and the the tool Rhapsody-UML to produce the
UML design model (a) System model in UML.
The second activity “Generate system by
BlueBee” takes the design model as input to
generate the system code in C. However, the second
activity uses BlueBee tool (Bluebee, 2014)0, a
compiler generating the application code for a given
hardware architecture, thus requires the design
model (b) System model in BlueBee as an annotated
C code in order to describe the mapping onto
Figure 1: Two activities of a lift development process.
Semantically, the artefacts (a) and (b) in this
process present the same design model of system but
represented in different languages: one is modelled
in UML and the other is in annotated C. We can say
(a) is equivalent to (b).
Our first remark is that if the equivalence relation
(1) between these two artefacts is modelled, it will
be possible to detect the point of tool integration
from the process model. However, currently, SPEM
2.0 does not allow modelling the relation (1).
Secondly, if we can distinguish the abstract
artefacts of a domain (e.g. system model) from their
representations in different technical spaces, we can
deduce the equivalence relation between two
technique-dependent artefacts presenting the same
domain artefact. For example, at the technical space
level we have artefact (a) in MoPCom UML and (b)
in BlueBee C. These artefacts both have a relation to
their domain artefact system design model; thus the
relation between (a) and (b) can be deduced.
We think that a reasonable approach to enhance
the process modelling and facilitate the tool
integration issue could be refining the modelling
language and using a semantics network to store
process elements and their inter-relations at different
levels. The next section present in details these
This section is divided into three parts: the first one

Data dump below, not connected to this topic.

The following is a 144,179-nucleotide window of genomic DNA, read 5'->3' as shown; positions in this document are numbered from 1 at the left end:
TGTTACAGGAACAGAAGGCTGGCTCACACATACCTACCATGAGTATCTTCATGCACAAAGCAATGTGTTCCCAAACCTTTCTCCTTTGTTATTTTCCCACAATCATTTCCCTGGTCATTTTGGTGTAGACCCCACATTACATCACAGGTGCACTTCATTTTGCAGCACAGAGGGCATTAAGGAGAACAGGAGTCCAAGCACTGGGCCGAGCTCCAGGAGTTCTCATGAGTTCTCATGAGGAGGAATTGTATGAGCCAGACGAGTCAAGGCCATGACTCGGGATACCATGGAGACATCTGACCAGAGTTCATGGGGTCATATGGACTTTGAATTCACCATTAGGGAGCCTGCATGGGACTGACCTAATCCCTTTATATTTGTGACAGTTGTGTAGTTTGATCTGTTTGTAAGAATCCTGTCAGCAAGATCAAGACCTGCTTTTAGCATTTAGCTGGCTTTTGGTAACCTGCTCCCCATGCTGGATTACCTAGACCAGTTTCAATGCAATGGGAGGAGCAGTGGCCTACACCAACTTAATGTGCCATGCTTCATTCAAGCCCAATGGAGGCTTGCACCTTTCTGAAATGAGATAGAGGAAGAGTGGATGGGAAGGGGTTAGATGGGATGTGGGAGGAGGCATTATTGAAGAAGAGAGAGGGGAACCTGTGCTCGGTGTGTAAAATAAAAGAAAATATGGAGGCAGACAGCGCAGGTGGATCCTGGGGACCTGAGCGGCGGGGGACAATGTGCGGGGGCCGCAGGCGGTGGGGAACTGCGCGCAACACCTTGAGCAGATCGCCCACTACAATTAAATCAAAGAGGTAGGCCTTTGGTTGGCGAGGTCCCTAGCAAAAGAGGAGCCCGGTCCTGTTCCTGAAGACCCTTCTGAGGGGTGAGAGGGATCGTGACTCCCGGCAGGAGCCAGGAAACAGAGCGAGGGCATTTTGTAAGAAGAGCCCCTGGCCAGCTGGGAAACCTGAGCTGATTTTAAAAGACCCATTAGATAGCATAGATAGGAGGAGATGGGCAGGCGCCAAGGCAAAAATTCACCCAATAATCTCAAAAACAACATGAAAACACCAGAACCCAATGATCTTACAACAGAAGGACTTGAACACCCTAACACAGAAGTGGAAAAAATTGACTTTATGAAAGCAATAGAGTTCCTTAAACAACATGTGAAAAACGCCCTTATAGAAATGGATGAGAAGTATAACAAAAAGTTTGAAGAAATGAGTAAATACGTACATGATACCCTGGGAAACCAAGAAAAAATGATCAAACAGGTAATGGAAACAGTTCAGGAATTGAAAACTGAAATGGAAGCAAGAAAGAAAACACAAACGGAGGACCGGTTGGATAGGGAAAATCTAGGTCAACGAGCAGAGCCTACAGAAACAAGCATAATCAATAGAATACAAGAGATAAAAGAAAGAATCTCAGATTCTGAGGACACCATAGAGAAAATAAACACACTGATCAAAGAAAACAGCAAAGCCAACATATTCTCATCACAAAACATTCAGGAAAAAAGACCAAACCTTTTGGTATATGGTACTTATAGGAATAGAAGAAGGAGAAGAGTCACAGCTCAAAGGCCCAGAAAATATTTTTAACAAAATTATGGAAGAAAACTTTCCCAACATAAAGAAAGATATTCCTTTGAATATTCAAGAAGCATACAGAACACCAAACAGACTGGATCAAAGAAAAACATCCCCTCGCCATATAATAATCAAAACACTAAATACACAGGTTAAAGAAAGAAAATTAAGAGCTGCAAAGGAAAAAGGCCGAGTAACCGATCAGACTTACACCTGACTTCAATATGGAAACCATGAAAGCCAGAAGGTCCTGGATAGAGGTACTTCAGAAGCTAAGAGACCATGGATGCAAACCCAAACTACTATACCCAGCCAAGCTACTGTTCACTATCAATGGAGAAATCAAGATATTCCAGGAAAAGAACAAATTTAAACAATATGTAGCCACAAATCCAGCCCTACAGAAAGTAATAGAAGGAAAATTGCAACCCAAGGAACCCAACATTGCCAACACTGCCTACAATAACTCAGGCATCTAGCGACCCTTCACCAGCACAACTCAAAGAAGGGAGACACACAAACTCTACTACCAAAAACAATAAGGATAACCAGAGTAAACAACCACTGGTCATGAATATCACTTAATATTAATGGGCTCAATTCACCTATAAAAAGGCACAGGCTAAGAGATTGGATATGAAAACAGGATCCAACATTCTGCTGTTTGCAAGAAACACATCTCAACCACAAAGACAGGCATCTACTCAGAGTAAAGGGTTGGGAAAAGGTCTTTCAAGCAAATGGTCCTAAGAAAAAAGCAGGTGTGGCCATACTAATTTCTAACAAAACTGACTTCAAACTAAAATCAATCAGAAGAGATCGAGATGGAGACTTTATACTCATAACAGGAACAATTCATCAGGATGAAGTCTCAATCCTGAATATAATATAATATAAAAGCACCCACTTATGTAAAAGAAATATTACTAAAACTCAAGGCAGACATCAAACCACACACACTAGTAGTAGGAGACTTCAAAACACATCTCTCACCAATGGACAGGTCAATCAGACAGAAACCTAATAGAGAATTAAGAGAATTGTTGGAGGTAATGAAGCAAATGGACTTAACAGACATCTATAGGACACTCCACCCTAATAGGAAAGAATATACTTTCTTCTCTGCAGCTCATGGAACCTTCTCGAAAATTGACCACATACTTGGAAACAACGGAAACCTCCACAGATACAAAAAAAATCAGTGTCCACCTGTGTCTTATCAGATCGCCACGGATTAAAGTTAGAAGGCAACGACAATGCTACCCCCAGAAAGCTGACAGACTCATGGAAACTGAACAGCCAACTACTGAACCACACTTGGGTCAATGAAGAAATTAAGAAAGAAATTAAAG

recalls some basic concepts of SPEM; the second
resumes iSPEM, our extension of SPEM 2.0; the
third one presents the use of a process ontology to
reason about semantics of process elements’ inter-
3.1 SPEM 2.0
A Process in SPEM is composed of several
Activities; an Activity is described by a set of linked
Tasks, WorkProducts and Roles. A Role can
perform a Task; a WorkProduct can be the input or
output of a Task. A WorkProduct can be managed
by a Tool and a Task can use a Tool.
To support process reuse, SPEM 2.0 seperates
the definition of process elements from their uses
(Figure 2).
Figure 2: SPEM 2.0 process elements in two viewpoints.
Design System
by MoPCoM
Generate System
by BlueBee
Rhapsody UML
(a) System model
in UML
(b) System model
in BlueBee
System C Code
Method Content regroups reusable element’s
definitions (Task Definition, Work Product
Definition and Role Definition) which can be
instantiated several times as element’s use (Task
Use, Work Product Use and Role Use) in one or
many concrete processes
3.2 Multi-level Process Elements
We propose iSPEM based on our previous works on
process modelling (Tran et al., 2006; Koudri, 2010;
Zhang et al., 2012). The two key points of iSPEM
are: (1) adding into SPEM new concepts describing
tool-related elements to prepare tool integration; (2)
distinguishing reusable method content elements at
different abstraction levels to allow a better context-
based reusability and to make semantic relationships
iSPEM extends the SPEM 2.0’s package
ProcessWithMethods. Three abstraction levels are
defined: Engineering Domain, Development
Method, and Language. The Method Content
elements, including Task Definition and Work
Product Definition, are hence refined at each of
these three levels (Figure 3).
Figure 3: Abstraction of Method Content in iSPEM.
Engineering Domain: this level represents the
working context where the method content
elements are defined. Thus, each element at this
level has a consensus semantic in a given
engineering domain, independently with any
development method or modelling language. The
Viewpoint concept is added to allow organizing
the activities into principal works.
Development Method: this level represents the
elements defined in a concrete development
method which are used to realize one or some
Viewpoint. Therefore, an Engineering Domain
element can be realized by various Method
Representation Language: this level
characterizes method content elements according
to the modelling language used to represent
them. Once again, several elements at this level
can have the relation of the same element on the
higher level.
Equivalence Relation: 2 elements at the same
abstraction level are equivalent if they are in
relation with the same element in a higher
abstraction level. For example, two different
Method elements realizing the same Domain
element are equivalent; two language elements
representing the same Method element are
The Work Product Definition is refined to describe
the inside structure of models. Concretely:
The concept Meta model is introduced and linked
to other Work Product Definition element at